How to save money on travel? Cat sitting in exchange for a free stay

I love Spain.

When a friend of mine in Majorca asked if I could spend two weeks at her place looking after her five cats, I jumped at the chance.

I had never done anything like this, so I set up a video call with my host, Daniella, who spoke to me from her living room in the small inland town of Binissalem.

Daniella, a business coach from Switzerland who moved to Mallorca a few years ago, said she was leaving in a few weeks to take a coaching course in Arizona and needed someone reliable to look after her. Firo, Jabbo, Nunik, Orion and Yoda were rescued by him as kittens.

Binissalem, Mallorca, is surrounded by vineyards dating back to Roman times.

Markus Lange | Getty Images

She told me that during the hot weather the cats mostly lived outside, so I had to keep an eye on them and feed them twice a day. In exchange for payment, I could stay in his living room and even use his car.

“Do you have experience with cats?” Daniella asked. I had to be honest: I hadn’t looked at them since I was a teenager, but I always saw my friends’ pets as cute and good companions.

I was excited but a little nervous. I’m used to traveling alone, having visited Vietnam, Bali, and Las Vegas alone, but I’ve never stayed at a stranger’s house on a trip abroad. I was worried that I would feel isolated.

But my fears were unfounded. I had a day’s handover with Daniella, who showed me around the center of Binissalem – a network of attractive, narrow streets lined with thick-walled stone buildings and home to the weekly market in the town square.

Jabbo, who often wanted to eat, sat next to a sheet of information about him.

As we dined at the Es P’dal restaurant on the edge of the square, he introduced me to some of his friends – English-speaking expats who had long settled in Majorca. One lived on the island as a performer of weddings and other ceremonies; the other was a life coach. Daniella added me to their WhatsApp group where they share their upcoming activities.

After dropping Daniella off at the airport early the next morning, my adventure as a first-time cat sitter began.

Daniella told me about her pets, all male and neutered, printing a picture and summary of each: Firo, a soft-furred ginger was the youngest; Yoda, the shy green-eyed gray wheel, liked to spend his days outside; Nunik, a white-bellied tabby who loves to eat tuna; long-haired Orion was the secret boss of the house; black and white Jabbo often begged for food.

Playa de Muro near Port d’Alcudia has warm, shallow water and white sand.

Holger Leue | Image Bank | Getty Images

Of course, after driving Daniella’s white convertible home from the airport through the one-way streets of Binssalem, Jabbo rubbed my leg and looked at me for food.

I soon settled into a routine. I would wake up at eight to the sound of the town’s church bells, then go downstairs to clean up the leftovers from the cats’ dinner before feeding them breakfast. I would replenish the dry food they grazed during the day and make sure they had fresh water.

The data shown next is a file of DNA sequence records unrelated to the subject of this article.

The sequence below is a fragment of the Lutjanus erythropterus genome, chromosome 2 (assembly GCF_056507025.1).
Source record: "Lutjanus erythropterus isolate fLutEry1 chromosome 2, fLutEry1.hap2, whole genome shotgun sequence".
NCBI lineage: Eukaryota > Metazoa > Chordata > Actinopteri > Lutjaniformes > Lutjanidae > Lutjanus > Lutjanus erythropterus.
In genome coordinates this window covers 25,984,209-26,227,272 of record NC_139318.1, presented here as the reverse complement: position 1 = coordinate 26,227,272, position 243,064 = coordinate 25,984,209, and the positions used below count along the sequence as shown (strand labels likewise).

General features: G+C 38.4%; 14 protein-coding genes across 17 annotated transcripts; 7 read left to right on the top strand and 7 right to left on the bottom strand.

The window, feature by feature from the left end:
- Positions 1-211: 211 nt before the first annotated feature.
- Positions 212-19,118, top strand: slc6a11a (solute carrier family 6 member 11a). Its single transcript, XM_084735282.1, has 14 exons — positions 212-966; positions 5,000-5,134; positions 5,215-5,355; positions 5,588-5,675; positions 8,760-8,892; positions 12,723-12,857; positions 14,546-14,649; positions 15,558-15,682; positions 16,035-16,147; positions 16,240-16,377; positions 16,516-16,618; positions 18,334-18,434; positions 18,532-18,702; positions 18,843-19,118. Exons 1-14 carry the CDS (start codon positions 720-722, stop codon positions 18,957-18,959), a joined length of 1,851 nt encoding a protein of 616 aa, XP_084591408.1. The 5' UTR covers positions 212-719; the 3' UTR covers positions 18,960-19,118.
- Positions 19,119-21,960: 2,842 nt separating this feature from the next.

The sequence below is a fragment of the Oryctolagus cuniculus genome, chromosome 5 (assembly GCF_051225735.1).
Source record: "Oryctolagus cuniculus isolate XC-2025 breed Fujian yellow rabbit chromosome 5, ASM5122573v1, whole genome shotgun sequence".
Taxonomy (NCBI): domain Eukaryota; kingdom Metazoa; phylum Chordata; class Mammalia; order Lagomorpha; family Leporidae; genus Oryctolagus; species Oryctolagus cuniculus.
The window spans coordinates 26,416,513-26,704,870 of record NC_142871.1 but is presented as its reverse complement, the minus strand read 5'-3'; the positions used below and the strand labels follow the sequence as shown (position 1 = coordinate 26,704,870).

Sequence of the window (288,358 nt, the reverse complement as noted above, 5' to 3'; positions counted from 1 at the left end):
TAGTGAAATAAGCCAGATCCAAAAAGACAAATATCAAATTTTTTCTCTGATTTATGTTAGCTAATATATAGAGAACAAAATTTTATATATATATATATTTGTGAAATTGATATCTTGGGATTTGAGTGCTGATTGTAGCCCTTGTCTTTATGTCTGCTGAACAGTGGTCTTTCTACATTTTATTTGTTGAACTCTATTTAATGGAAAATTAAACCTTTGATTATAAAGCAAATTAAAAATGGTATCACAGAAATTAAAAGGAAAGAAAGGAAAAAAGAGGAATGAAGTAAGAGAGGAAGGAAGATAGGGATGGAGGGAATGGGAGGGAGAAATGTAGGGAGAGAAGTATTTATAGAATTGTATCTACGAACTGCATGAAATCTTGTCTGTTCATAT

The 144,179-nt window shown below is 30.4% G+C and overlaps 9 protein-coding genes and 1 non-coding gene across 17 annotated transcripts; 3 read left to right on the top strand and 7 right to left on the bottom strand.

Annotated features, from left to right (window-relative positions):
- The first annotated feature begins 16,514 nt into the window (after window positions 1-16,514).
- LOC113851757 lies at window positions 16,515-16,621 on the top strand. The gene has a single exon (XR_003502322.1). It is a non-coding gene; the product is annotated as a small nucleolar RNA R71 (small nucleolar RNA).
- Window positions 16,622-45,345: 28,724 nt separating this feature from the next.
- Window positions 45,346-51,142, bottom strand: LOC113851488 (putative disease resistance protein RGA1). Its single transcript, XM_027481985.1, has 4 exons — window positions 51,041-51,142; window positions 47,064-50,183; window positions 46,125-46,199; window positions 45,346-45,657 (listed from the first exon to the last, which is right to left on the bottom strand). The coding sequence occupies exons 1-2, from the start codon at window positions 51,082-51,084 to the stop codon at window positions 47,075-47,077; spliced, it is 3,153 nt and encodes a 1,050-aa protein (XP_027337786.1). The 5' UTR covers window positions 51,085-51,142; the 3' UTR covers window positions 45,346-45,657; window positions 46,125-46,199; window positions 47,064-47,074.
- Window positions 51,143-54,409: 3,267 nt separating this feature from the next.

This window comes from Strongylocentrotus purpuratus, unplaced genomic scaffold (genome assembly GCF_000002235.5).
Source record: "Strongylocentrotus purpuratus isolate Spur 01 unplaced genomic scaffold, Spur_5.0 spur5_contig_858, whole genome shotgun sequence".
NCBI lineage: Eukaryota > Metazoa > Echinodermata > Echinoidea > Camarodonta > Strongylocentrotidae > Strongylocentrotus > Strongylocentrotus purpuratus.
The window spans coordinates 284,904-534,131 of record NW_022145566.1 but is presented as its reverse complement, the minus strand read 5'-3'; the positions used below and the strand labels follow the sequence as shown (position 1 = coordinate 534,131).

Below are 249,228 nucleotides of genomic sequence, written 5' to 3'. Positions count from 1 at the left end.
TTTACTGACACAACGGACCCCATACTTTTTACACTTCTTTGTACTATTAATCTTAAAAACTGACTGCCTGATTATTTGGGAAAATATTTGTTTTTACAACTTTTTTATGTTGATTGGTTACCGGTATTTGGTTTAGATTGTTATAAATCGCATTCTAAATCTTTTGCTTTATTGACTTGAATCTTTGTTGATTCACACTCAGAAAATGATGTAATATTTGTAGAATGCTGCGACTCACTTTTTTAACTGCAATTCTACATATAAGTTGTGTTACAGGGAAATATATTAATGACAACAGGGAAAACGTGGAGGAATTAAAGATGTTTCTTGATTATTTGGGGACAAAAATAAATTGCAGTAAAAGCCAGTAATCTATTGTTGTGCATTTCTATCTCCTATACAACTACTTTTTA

Then I’d check the weather, and if sun was in the forecast, I’d work on the morning newsletter, then head out to explore in the afternoon.

My favorite beaches include the pebbly Cove S’illot, close to a small restaurant with turquoise sea and a long stretch of pale sand, and a spectacular view of Muro and Pollenca Bay on the north coast.

Back in Binissalem, I would check the garden for the cats, feed them dinner, and on cool evenings I would sit on the sofa with a furry friend.

One of the cats in the author’s care is Phiro, a pale ginger tabby.

Lucy Handley

One day I took a yoga class at Bini Balance, a short walk from my temporary home, where Christina taught in English and Spanish. He then invited me to a weekend retreat in the nearby Serra de Tramuntana mountain range that runs through the center of the island.

I did yoga one day in a clearing through the trees and ate paella cooked outdoors.

My friend Holly, who introduced me to Daniella, invited me to creative writing classes taught by Alice LaPlante, a longtime Stanford faculty member and author and editor living in Majorca. I joined Holly and others at Alice’s house in Palma, the island’s delightful capital, for a class on short story writing and scene-setting techniques. The next week we met to discuss a novel we were all reading.

Holly also suggested places to eat: La Trencadora, an Italian restaurant on a quiet street in the beautiful town of Pollenca, and Sa Placeta, which serves Mallorcan specialties in the shady Palma square.

But finally it was time to leave and go back to London.

Cat sitting made me feel like I was living on an island and I was sad to leave my five new friends.

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